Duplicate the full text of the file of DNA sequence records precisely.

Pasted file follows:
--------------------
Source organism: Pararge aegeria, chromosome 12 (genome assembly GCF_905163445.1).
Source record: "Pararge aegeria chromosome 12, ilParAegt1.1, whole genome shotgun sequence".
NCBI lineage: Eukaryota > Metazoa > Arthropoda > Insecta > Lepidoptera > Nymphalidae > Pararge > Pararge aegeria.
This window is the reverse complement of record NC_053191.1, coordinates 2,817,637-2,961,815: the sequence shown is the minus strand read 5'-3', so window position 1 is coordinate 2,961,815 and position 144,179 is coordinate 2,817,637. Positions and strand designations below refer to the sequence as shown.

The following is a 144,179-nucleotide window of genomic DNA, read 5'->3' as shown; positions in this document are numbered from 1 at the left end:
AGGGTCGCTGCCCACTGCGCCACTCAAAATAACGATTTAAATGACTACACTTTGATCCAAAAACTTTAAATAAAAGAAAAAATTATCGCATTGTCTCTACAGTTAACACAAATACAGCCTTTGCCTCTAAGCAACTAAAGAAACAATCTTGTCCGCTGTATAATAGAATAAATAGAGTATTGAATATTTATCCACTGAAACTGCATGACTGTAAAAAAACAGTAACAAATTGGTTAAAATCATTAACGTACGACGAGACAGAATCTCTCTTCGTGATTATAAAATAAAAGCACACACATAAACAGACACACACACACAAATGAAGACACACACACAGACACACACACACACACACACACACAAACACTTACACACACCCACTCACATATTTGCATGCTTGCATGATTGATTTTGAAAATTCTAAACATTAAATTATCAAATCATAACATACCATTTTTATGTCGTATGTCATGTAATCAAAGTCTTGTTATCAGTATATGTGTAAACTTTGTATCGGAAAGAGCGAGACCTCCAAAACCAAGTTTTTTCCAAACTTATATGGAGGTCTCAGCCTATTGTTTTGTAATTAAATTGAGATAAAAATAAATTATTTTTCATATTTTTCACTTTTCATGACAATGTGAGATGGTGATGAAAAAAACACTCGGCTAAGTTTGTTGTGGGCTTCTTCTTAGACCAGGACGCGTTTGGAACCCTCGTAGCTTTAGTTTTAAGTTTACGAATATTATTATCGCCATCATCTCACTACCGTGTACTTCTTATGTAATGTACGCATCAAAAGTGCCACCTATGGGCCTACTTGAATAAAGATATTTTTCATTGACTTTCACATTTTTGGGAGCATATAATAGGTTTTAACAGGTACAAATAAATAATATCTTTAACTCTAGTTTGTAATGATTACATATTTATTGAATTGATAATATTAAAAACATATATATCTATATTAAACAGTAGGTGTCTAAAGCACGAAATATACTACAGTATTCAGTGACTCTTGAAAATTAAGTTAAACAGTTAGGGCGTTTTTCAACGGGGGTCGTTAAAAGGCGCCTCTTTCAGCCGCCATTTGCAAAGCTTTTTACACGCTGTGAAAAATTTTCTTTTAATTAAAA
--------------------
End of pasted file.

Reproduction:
Source organism: Pararge aegeria, chromosome 12 (genome assembly GCF_905163445.1).
Source record: "Pararge aegeria chromosome 12, ilParAegt1.1, whole genome shotgun sequence".
NCBI lineage: Eukaryota > Metazoa > Arthropoda > Insecta > Lepidoptera > Nymphalidae > Pararge > Pararge aegeria.
This window is the reverse complement of record NC_053191.1, coordinates 2,817,637-2,961,815: the sequence shown is the minus strand read 5'-3', so window position 1 is coordinate 2,961,815 and position 144,179 is coordinate 2,817,637. Positions and strand designations below refer to the sequence as shown.

The following is a 144,179-nucleotide window of genomic DNA, read 5'->3' as shown; positions in this document are numbered from 1 at the left end:
AGGGTCGCTGCCCACTGCGCCACTCAAAATAACGATTTAAATGACTACACTTTGATCCAAAAACTTTAAATAAAAGAAAAAATTATCGCATTGTCTCTACAGTTAACACAAATACAGCCTTTGCCTCTAAGCAACTAAAGAAACAATCTTGTCCGCTGTATAATAGAATAAATAGAGTATTGAATATTTATCCACTGAAACTGCATGACTGTAAAAAAACAGTAACAAATTGGTTAAAATCATTAACGTACGACGAGACAGAATCTCTCTTCGTGATTATAAAATAAAAGCACACACATAAACAGACACACACACACAAATGAAGACACACACACAGACACACACACACACACACACACACAAACACTTACACACACCCACTCACATATTTGCATGCTTGCATGATTGATTTTGAAAATTCTAAACATTAAATTATCAAATCATAACATACCATTTTTATGTCGTATGTCATGTAATCAAAGTCTTGTTATCAGTATATGTGTAAACTTTGTATCGGAAAGAGCGAGACCTCCAAAACCAAGTTTTTTCCAAACTTATATGGAGGTCTCAGCCTATTGTTTTGTAATTAAATTGAGATAAAAATAAATTATTTTTCATATTTTTCACTTTTCATGACAATGTGAGATGGTGATGAAAAAAACACTCGGCTAAGTTTGTTGTGGGCTTCTTCTTAGACCAGGACGCGTTTGGAACCCTCGTAGCTTTAGTTTTAAGTTTACGAATATTATTATCGCCATCATCTCACTACCGTGTACTTCTTATGTAATGTACGCATCAAAAGTGCCACCTATGGGCCTACTTGAATAAAGATATTTTTCATTGACTTTCACATTTTTGGGAGCATATAATAGGTTTTAACAGGTACAAATAAATAATATCTTTAACTCTAGTTTGTAATGATTACATATTTATTGAATTGATAATATTAAAAACATATATATCTATATTAAACAGTAGGTGTCTAAAGCACGAAATATACTACAGTATTCAGTGACTCTTGAAAATTAAGTTAAACAGTTAGGGCGTTTTTCAACGGGGGTCGTTAAAAGGCGCCTCTTTCAGCCGCCATTTGCAAAGCTTTTTACACGCTGTGAAAAATTTTCTTTTAATTAAAA